Whereas the New Criticism insisted on the irreducible and indivisible integrity of the poem or story — every word counted — the New Humanism focused its attention on the irreducible and indivisible integrity of the humanistic subject. It did so not as a kind of progressive-educational indulgence but in deference to the wholeness of the human person and accompanied by a strict sense of good conduct. (29-30)
This mix was especially appealing to the post-WWII world of anti-Communist liberalism, a world scarred by the horrors of Nazism and Stalinism, and a United States newly poised to inflict its empire of moral righteousness across the world.

For all of Bennett's gestures toward Marxism and anti-imperialism, he seems to share some basic assumptions about the power of literature with the men of the Cold War era he disdains as conservatives. In the book's conclusion, he writes:
It remains an open question just how much criticism some or all American MFA programs deserve for contributing to the impasse of neoliberalism — the collective American disinclination to think outside narrow ideological commitments that exacerbate — or at the very least preempt resistance to — the ugliest aspects of the global economy. Those narrow commitments center, above all, on an individualism, economic and otherwise, vastly more powerful in theory and public rhetoric than in fact. We encourage ourselves to believe that we matter more than we do and to go it alone more than we can. This unquestioned inflation of the personal begs, in my opinion, the kinds of questions that must be asked before any reform or solution to some seriously pressing problems looks likely to be found. (173)
This is almost comically self-important in its idea that MFA programs might (he hopes?) have enough cultural effect that if only they had been more willing to teach students to write like Thomas Wolfe and John Steinbeck, then maybe we could conquer neoliberalism! One moderately popular movie has more cultural effect than piles and piles of books written by even the famous MFA people. If you want to fight neoliberalism, your MFA and your PhD (from Harvard!) aren't likely to do anything, sorry to say. If you want to fight neoliberalism ... well, I don't know. I'm not convinced neoliberalism can be fought, though we might be able to find an occasional escape in aesthetics. The idea that Books Do Big Things In The World is one that Bennett shares with his subjects; he'd just prefer they read different books.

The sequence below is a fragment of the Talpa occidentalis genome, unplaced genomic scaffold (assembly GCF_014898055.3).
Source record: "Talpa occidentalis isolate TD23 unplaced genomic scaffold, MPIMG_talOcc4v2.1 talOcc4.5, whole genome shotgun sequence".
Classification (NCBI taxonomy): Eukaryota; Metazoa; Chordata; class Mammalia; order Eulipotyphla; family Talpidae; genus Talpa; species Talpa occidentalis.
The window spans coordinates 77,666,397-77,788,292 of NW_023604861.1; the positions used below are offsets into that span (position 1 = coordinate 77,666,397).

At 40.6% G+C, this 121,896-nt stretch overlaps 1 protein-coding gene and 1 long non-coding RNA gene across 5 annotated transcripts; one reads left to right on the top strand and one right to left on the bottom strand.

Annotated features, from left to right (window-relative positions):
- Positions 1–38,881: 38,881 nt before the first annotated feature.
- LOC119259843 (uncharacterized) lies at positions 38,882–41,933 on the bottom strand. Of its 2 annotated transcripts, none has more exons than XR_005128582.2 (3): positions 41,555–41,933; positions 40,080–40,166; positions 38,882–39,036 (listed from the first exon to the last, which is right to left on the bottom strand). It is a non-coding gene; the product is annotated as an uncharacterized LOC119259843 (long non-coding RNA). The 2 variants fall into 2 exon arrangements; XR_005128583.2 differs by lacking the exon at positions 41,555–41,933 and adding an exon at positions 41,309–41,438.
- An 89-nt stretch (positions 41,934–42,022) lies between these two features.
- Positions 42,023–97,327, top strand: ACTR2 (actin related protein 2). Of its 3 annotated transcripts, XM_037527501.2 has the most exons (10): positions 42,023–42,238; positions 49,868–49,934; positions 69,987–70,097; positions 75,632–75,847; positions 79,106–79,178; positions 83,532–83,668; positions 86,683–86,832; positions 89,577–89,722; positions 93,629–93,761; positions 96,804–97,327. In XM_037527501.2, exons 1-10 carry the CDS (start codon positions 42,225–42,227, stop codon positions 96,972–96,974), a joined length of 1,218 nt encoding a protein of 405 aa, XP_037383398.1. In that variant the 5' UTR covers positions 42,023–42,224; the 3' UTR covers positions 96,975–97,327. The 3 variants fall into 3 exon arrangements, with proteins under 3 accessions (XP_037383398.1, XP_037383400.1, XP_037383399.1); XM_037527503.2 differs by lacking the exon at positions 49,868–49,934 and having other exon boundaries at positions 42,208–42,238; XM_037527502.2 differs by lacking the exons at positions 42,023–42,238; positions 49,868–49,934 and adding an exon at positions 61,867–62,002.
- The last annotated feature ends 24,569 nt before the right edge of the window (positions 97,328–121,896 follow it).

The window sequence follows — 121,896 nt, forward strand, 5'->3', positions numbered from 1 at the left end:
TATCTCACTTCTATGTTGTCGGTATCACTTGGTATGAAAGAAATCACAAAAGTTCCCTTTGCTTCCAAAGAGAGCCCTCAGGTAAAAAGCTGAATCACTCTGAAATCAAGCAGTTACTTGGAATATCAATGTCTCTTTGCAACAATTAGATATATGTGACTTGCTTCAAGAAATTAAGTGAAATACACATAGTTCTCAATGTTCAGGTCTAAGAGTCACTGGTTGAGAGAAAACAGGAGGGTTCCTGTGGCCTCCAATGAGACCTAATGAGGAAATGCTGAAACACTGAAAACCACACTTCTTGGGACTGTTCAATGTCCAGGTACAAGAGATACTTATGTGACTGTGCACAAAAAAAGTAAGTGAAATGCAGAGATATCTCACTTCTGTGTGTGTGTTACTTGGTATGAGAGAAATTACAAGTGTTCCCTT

As self-justifying delusions go, I suppose there are worse, and all of us who spend our lives amidst writing and reading believe to some extent or another that it's worthwhile, or else we wouldn't do it. But "worthwhile" is far from "world-changing". (Rx: Take a couple Wallace Shawn plays and call me in the morning.)

Despite this, Bennett's concluding chapter had me raising my fist in solidarity, because no matter what our personal tastes in fiction may be, no matter how much we may disagree about the extent to which writing can influence the world, we agree that writing pedagogy ought to be diverse and historically informed in its approach.

Bennett shows some of the forces that imposed a common shallowness: